April 8, 2021 5 min read
The opinions expressed by the entrepreneur’s contributors are their own.
In the face of nationwide race accounting, companies are showing an increased interest in diversifying their workforce. While McKinsey data supports the value of diversity with revenue and earnings growth in different companies outperforming less diverse companies, strong commitments to finding, hiring, and retaining black talent have become a moral imperative. Much of the chatter in the business world is rightly centered on the lack of black CEOs. Since the Fortune 500 list was published in 1955, there have been only 19 black CEOs out of 1,800 bosses. However, there is no quick fix to these discrepancies. It takes years to nurse someone for a position in the C-suite. Let’s go back to point one.
One solution to diversity problems lies in the creation of the supply chain: companies need to diversify their recruitment pools.
Businesses can find the best and brightest from different communities by taking the following three steps.
1. Expose young blacks to your industry at an early stage
Students choose a major based on their career goals, and career paths are chosen based on involvement in an industry. A student who is particularly strong in science, technology, engineering, and math will be interested in an industry they know, like medicine. Every high school student is familiar with the medical field because he comes into contact with it personally. They don’t look at an industry like investment banking or fintech right away just because they may not know what the industry is, that such professions even exist in that industry, or that a career in that sector is achievable.
This lack of awareness is one of the reasons I founded First Workings, a NYC-based nonprofit that trains and places various students from underrepresented communities in paid internships with dominant companies in their respective industries. Our interns become known through an internship or mentorship with companies in areas such as finance to medicine with companies such as Morgan Stanley, PJT Partners, the Mount Sinai Health System and TradeWeb Markets. Exceptionally bright, diverse teens learn the ins and outs of an industry and learn about the variety of careers they can pursue.
Once an aspiring high school senior is exposed to worlds they didn’t know much about, be it advertising, private equity, or technology, they are far more likely to choose subjects that better suit their career goals and knock on your door for a position college degree.
Related: We’ve been talking about the technical skill gap for 10 years. Why didn’t the conversation become more productive?
2. Start the talent pipeline in high school
Countless companies are starting the talent pipeline way too late when they want a more diverse workforce. Start earlier. Offer a high school internship program or reach out to a third party to do the legwork for you. Internships and mentoring at a young age play a vital role in attracting diverse talent and providing social capital to youth from underrepresented communities. My own career in finance began with a high school internship as a runner with the Chicago Board of Trade. The connections I made there were important to my decades-long run on Wall Street.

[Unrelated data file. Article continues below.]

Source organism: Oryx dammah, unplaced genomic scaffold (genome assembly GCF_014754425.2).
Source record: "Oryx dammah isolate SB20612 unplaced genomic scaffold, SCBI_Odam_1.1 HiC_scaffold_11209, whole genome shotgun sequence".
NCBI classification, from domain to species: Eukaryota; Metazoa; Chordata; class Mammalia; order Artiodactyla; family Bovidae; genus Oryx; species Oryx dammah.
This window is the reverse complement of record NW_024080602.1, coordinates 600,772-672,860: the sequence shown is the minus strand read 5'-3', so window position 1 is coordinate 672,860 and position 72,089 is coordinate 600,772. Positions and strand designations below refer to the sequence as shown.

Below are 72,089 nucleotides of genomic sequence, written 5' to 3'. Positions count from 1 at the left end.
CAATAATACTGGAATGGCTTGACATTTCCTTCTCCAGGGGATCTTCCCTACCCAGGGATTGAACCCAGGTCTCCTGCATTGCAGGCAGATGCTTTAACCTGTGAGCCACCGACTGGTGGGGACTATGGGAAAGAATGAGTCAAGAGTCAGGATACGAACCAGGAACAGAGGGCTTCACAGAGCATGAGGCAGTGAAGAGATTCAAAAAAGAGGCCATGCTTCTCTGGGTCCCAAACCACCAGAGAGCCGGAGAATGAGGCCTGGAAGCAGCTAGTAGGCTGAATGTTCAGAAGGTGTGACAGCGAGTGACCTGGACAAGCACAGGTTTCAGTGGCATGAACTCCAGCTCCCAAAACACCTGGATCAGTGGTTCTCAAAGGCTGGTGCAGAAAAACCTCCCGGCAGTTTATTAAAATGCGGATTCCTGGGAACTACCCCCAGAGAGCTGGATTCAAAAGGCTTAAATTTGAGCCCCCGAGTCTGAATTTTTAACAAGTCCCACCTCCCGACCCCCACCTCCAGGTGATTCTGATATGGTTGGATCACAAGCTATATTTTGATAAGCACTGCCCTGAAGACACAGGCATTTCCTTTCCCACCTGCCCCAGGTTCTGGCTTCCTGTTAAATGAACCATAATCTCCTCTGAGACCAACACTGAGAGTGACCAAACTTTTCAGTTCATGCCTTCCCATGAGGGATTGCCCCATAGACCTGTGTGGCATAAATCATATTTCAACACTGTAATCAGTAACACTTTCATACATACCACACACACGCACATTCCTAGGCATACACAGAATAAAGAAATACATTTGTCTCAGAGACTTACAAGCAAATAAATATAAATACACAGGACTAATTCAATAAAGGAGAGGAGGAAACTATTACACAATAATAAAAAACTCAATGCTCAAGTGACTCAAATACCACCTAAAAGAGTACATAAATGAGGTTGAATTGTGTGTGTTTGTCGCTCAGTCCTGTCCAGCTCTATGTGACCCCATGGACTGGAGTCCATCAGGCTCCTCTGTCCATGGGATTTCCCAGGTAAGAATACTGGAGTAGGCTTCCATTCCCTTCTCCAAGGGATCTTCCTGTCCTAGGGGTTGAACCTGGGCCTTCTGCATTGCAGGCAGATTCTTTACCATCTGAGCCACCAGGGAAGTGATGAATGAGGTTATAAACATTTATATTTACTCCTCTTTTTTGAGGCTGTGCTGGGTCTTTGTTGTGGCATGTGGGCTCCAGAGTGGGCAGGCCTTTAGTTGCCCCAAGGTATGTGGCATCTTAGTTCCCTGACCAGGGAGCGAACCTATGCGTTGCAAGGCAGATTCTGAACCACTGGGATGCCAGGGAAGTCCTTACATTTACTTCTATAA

Starting the talent pipeline in high school benefits both the company and the teenager. The organization is able to develop relationships with diverse talents before other companies. The variety of thoughts that a young, diverse intern brings with them is priceless. The company can maintain a relationship, offer college internships, and stay ahead of the curve when choosing a career. Additionally, it is becoming increasingly popular for companies to seek talent early and not even need a college degree. Apple, Google, Netflix and Tesla consider candidates who do not have a four-year degree. For the various teenagers on an internship program, they have the opportunity to build social capital, build strong connections, and network where they might otherwise not have had an opportunity. Start earlier and find different talent before other companies get the chance.
Related Topics: How to Build an Inclusive Digital Economy and Why We Have to
3. Look for talent by and large
There is no doubt that announced elite universities will produce talent that will easily integrate into your company and perform well. But don’t dismiss recruiting from other universities or programs. If you do, your selective hiring process will result in you missing out on high quality, underutilized talent pools. Also, only 8 percent of the students in the Ivy League and other highly selective colleges and universities are black. By prioritizing this narrow selection of graduates as your hiring pool, you are already limiting the number of black candidates you will see.
Of all black students who earn a bachelor’s degree, 22 percent come from historically black colleges and universities (HBCUs). Prioritize HBCU recruitment and resist (again) the temptation to limit yourself to the best known. Expand the network. There are more than 100 HBCUs in the United States that produce graduates in all industries that lack diversity.
Expand your pools even further. Look for graduates from technical programs and community colleges, as well as those with certificates in industry-specific skills. Incredible, diverse talent may be a good fit for your company, even if they don’t have a college degree.
To really make progress in the diversity endeavor, companies need to rethink where to look for talent. Look for opportunities to introduce young black talent to your industry early on so they know this is a viable option for them. Start the pipeline to diverse talent in high school (way earlier than the status quo) and defy hiring from the typical tight pool.
Related: When you say there is a limited pool of black talent, you reveal this about yourself